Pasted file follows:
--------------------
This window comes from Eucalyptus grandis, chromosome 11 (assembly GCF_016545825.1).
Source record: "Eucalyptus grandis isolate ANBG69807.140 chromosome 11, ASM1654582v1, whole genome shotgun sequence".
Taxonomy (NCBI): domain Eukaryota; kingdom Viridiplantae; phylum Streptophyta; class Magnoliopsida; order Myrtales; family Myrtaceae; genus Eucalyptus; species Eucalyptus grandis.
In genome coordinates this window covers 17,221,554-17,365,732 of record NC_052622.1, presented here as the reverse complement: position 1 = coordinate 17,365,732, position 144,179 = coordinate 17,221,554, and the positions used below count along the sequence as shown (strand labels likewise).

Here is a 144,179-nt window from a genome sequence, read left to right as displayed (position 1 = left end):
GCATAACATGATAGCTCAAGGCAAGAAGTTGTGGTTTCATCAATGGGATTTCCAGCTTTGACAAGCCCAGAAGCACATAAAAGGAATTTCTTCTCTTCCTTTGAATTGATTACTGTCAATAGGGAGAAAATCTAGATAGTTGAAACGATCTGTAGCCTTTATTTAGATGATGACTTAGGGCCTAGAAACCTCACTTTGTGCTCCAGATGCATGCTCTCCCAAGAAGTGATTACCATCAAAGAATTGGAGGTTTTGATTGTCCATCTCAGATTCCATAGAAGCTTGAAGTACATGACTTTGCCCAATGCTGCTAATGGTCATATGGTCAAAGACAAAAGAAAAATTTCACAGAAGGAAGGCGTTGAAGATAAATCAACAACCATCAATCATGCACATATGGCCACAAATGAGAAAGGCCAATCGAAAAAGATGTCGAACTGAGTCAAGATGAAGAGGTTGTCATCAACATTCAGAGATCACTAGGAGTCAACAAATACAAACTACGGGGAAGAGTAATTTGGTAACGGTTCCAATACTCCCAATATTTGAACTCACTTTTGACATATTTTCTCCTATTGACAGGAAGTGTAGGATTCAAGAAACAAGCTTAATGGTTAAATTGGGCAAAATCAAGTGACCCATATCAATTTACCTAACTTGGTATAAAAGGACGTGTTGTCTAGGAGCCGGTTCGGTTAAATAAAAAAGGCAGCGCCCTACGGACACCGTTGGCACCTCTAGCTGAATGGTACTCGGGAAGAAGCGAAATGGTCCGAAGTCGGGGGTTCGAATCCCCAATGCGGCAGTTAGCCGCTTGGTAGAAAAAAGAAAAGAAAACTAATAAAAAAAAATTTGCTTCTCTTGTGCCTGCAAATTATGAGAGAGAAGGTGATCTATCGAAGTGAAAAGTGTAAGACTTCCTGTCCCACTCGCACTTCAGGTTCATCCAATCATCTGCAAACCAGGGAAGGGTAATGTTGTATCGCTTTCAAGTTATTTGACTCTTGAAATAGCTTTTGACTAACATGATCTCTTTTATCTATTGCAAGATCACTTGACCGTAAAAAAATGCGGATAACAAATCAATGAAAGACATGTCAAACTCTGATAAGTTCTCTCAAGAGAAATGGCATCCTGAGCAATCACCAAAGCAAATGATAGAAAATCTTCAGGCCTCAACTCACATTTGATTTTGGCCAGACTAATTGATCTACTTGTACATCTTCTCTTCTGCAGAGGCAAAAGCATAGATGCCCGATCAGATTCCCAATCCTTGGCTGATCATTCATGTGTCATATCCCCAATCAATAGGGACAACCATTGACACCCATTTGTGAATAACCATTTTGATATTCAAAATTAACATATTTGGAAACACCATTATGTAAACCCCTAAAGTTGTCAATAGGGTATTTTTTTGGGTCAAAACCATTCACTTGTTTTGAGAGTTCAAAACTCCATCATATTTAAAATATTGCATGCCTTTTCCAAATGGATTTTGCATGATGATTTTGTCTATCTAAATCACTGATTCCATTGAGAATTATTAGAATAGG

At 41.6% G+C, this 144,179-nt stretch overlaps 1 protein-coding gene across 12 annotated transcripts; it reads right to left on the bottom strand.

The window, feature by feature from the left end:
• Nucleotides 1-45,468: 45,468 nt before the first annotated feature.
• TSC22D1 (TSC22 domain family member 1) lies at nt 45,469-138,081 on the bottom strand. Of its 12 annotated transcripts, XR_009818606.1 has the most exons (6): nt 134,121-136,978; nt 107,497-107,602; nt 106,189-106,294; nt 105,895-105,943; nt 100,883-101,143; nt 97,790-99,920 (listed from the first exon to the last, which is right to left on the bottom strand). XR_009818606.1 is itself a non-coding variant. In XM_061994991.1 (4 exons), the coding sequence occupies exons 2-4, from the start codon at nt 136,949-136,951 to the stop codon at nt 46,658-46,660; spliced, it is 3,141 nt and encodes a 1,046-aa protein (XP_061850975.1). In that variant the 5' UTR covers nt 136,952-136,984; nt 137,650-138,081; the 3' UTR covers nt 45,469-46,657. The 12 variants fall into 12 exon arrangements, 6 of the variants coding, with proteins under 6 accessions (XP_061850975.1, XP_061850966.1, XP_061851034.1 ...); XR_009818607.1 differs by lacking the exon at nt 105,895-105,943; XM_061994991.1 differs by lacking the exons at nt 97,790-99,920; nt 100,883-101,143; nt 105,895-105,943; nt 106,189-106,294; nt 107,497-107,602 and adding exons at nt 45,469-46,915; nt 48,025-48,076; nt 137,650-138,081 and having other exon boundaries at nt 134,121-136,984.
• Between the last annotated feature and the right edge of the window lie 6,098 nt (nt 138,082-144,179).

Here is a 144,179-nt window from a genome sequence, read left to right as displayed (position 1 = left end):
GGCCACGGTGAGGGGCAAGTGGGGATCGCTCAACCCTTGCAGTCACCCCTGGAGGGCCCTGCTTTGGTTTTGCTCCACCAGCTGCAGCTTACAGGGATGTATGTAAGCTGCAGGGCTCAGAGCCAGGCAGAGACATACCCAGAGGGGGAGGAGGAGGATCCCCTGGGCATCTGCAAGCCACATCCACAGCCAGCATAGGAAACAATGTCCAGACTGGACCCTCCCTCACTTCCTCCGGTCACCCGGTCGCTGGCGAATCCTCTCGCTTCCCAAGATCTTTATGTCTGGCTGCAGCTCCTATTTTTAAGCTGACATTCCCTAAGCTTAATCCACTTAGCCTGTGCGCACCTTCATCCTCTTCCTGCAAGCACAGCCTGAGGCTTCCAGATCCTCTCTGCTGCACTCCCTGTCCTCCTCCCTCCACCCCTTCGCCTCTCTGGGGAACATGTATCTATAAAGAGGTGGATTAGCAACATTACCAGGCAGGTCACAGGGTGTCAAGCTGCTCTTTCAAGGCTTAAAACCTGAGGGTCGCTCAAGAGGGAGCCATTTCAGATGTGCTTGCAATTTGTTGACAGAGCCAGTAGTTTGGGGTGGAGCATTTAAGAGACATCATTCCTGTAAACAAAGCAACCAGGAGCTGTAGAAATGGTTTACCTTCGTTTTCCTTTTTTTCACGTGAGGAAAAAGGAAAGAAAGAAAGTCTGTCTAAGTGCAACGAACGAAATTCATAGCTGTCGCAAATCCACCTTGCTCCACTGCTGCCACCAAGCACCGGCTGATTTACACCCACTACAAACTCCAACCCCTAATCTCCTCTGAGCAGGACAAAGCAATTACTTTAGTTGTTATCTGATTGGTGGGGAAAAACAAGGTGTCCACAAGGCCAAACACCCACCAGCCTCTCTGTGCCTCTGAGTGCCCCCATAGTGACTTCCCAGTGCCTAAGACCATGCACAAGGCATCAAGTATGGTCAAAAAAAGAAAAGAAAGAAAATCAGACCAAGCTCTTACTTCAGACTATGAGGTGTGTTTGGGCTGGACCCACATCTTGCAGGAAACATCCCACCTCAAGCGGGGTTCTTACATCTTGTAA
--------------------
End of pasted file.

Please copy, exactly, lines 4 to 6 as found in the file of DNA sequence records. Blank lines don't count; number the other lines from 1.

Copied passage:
In genome coordinates this window covers 17,221,554-17,365,732 of record NC_052622.1, presented here as the reverse complement: position 1 = coordinate 17,365,732, position 144,179 = coordinate 17,221,554, and the positions used below count along the sequence as shown (strand labels likewise).

Here is a 144,179-nt window from a genome sequence, read left to right as displayed (position 1 = left end):
GCATAACATGATAGCTCAAGGCAAGAAGTTGTGGTTTCATCAATGGGATTTCCAGCTTTGACAAGCCCAGAAGCACATAAAAGGAATTTCTTCTCTTCCTTTGAATTGATTACTGTCAATAGGGAGAAAATCTAGATAGTTGAAACGATCTGTAGCCTTTATTTAGATGATGACTTAGGGCCTAGAAACCTCACTTTGTGCTCCAGATGCATGCTCTCCCAAGAAGTGATTACCATCAAAGAATTGGAGGTTTTGATTGTCCATCTCAGATTCCATAGAAGCTTGAAGTACATGACTTTGCCCAATGCTGCTAATGGTCATATGGTCAAAGACAAAAGAAAAATTTCACAGAAGGAAGGCGTTGAAGATAAATCAACAACCATCAATCATGCACATATGGCCACAAATGAGAAAGGCCAATCGAAAAAGATGTCGAACTGAGTCAAGATGAAGAGGTTGTCATCAACATTCAGAGATCACTAGGAGTCAACAAATACAAACTACGGGGAAGAGTAATTTGGTAACGGTTCCAATACTCCCAATATTTGAACTCACTTTTGACATATTTTCTCCTATTGACAGGAAGTGTAGGATTCAAGAAACAAGCTTAATGGTTAAATTGGGCAAAATCAAGTGACCCATATCAATTTACCTAACTTGGTATAAAAGGACGTGTTGTCTAGGAGCCGGTTCGGTTAAATAAAAAAGGCAGCGCCCTACGGACACCGTTGGCACCTCTAGCTGAATGGTACTCGGGAAGAAGCGAAATGGTCCGAAGTCGGGGGTTCGAATCCCCAATGCGGCAGTTAGCCGCTTGGTAGAAAAAAGAAAAGAAAACTAATAAAAAAAAATTTGCTTCTCTTGTGCCTGCAAATTATGAGAGAGAAGGTGATCTATCGAAGTGAAAAGTGTAAGACTTCCTGTCCCACTCGCACTTCAGGTTCATCCAATCATCTGCAAACCAGGGAAGGGTAATGTTGTATCGCTTTCAAGTTATTTGACTCTTGAAATAGCTTTTGACTAACATGATCTCTTTTATCTATTGCAAGATCACTTGACCGTAAAAAAATGCGGATAACAAATCAATGAAAGACATGTCAAACTCTGATAAGTTCTCTCAAGAGAAATGGCATCCTGAGCAATCACCAAAGCAAATGATAGAAAATCTTCAGGCCTCAACTCACATTTGATTTTGGCCAGACTAATTGATCTACTTGTACATCTTCTCTTCTGCAGAGGCAAAAGCATAGATGCCCGATCAGATTCCCAATCCTTGGCTGATCATTCATGTGTCATATCCCCAATCAATAGGGACAACCATTGACACCCATTTGTGAATAACCATTTTGATATTCAAAATTAACATATTTGGAAACACCATTATGTAAACCCCTAAAGTTGTCAATAGGGTATTTTTTTGGGTCAAAACCATTCACTTGTTTTGAGAGTTCAAAACTCCATCATATTTAAAATATTGCATGCCTTTTCCAAATGGATTTTGCATGATGATTTTGTCTATCTAAATCACTGATTCCATTGAGAATTATTAGAATAGG